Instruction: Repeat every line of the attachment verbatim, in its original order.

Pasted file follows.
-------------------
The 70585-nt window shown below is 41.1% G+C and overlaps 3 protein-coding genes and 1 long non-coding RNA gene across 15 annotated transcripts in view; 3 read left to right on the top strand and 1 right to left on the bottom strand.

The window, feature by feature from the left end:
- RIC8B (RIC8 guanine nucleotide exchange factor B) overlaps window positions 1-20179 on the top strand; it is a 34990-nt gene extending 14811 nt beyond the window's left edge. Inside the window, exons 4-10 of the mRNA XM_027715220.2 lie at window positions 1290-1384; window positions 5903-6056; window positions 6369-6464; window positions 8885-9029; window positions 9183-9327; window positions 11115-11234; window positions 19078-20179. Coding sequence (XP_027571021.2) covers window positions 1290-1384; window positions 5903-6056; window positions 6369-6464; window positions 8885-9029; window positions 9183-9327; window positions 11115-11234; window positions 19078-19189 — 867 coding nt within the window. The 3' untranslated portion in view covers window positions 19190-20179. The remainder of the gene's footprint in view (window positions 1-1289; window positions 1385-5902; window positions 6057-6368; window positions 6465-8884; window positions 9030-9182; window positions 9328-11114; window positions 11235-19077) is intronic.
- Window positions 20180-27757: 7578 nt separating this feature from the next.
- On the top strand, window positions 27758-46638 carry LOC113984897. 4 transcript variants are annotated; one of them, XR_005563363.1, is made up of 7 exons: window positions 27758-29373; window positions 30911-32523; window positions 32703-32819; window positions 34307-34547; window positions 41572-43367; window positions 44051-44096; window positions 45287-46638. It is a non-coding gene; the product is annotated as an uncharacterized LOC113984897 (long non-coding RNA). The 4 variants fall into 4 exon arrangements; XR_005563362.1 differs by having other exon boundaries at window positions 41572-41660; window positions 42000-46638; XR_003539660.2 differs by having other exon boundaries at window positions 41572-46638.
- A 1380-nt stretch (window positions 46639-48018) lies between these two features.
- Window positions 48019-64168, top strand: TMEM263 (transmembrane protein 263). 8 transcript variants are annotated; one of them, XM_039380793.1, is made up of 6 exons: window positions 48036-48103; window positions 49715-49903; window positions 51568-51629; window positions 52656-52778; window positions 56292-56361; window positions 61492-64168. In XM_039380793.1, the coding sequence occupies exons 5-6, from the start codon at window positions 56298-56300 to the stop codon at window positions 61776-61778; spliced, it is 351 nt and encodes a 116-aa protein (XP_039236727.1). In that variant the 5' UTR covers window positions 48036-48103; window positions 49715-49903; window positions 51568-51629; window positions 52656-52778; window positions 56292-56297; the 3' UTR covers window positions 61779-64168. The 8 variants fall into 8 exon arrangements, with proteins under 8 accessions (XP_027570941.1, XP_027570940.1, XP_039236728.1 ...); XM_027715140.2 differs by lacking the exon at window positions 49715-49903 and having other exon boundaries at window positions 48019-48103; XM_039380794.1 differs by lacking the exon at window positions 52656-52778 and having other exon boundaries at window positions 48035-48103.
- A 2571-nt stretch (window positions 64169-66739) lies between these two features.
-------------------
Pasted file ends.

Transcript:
The 70585-nt window shown below is 41.1% G+C and overlaps 3 protein-coding genes and 1 long non-coding RNA gene across 15 annotated transcripts in view; 3 read left to right on the top strand and 1 right to left on the bottom strand.

The window, feature by feature from the left end:
- RIC8B (RIC8 guanine nucleotide exchange factor B) overlaps window positions 1-20179 on the top strand; it is a 34990-nt gene extending 14811 nt beyond the window's left edge. Inside the window, exons 4-10 of the mRNA XM_027715220.2 lie at window positions 1290-1384; window positions 5903-6056; window positions 6369-6464; window positions 8885-9029; window positions 9183-9327; window positions 11115-11234; window positions 19078-20179. Coding sequence (XP_027571021.2) covers window positions 1290-1384; window positions 5903-6056; window positions 6369-6464; window positions 8885-9029; window positions 9183-9327; window positions 11115-11234; window positions 19078-19189 — 867 coding nt within the window. The 3' untranslated portion in view covers window positions 19190-20179. The remainder of the gene's footprint in view (window positions 1-1289; window positions 1385-5902; window positions 6057-6368; window positions 6465-8884; window positions 9030-9182; window positions 9328-11114; window positions 11235-19077) is intronic.
- Window positions 20180-27757: 7578 nt separating this feature from the next.
- On the top strand, window positions 27758-46638 carry LOC113984897. 4 transcript variants are annotated; one of them, XR_005563363.1, is made up of 7 exons: window positions 27758-29373; window positions 30911-32523; window positions 32703-32819; window positions 34307-34547; window positions 41572-43367; window positions 44051-44096; window positions 45287-46638. It is a non-coding gene; the product is annotated as an uncharacterized LOC113984897 (long non-coding RNA). The 4 variants fall into 4 exon arrangements; XR_005563362.1 differs by having other exon boundaries at window positions 41572-41660; window positions 42000-46638; XR_003539660.2 differs by having other exon boundaries at window positions 41572-46638.
- A 1380-nt stretch (window positions 46639-48018) lies between these two features.
- Window positions 48019-64168, top strand: TMEM263 (transmembrane protein 263). 8 transcript variants are annotated; one of them, XM_039380793.1, is made up of 6 exons: window positions 48036-48103; window positions 49715-49903; window positions 51568-51629; window positions 52656-52778; window positions 56292-56361; window positions 61492-64168. In XM_039380793.1, the coding sequence occupies exons 5-6, from the start codon at window positions 56298-56300 to the stop codon at window positions 61776-61778; spliced, it is 351 nt and encodes a 116-aa protein (XP_039236727.1). In that variant the 5' UTR covers window positions 48036-48103; window positions 49715-49903; window positions 51568-51629; window positions 52656-52778; window positions 56292-56297; the 3' UTR covers window positions 61779-64168. The 8 variants fall into 8 exon arrangements, with proteins under 8 accessions (XP_027570941.1, XP_027570940.1, XP_039236728.1 ...); XM_027715140.2 differs by lacking the exon at window positions 49715-49903 and having other exon boundaries at window positions 48019-48103; XM_039380794.1 differs by lacking the exon at window positions 52656-52778 and having other exon boundaries at window positions 48035-48103.
- A 2571-nt stretch (window positions 64169-66739) lies between these two features.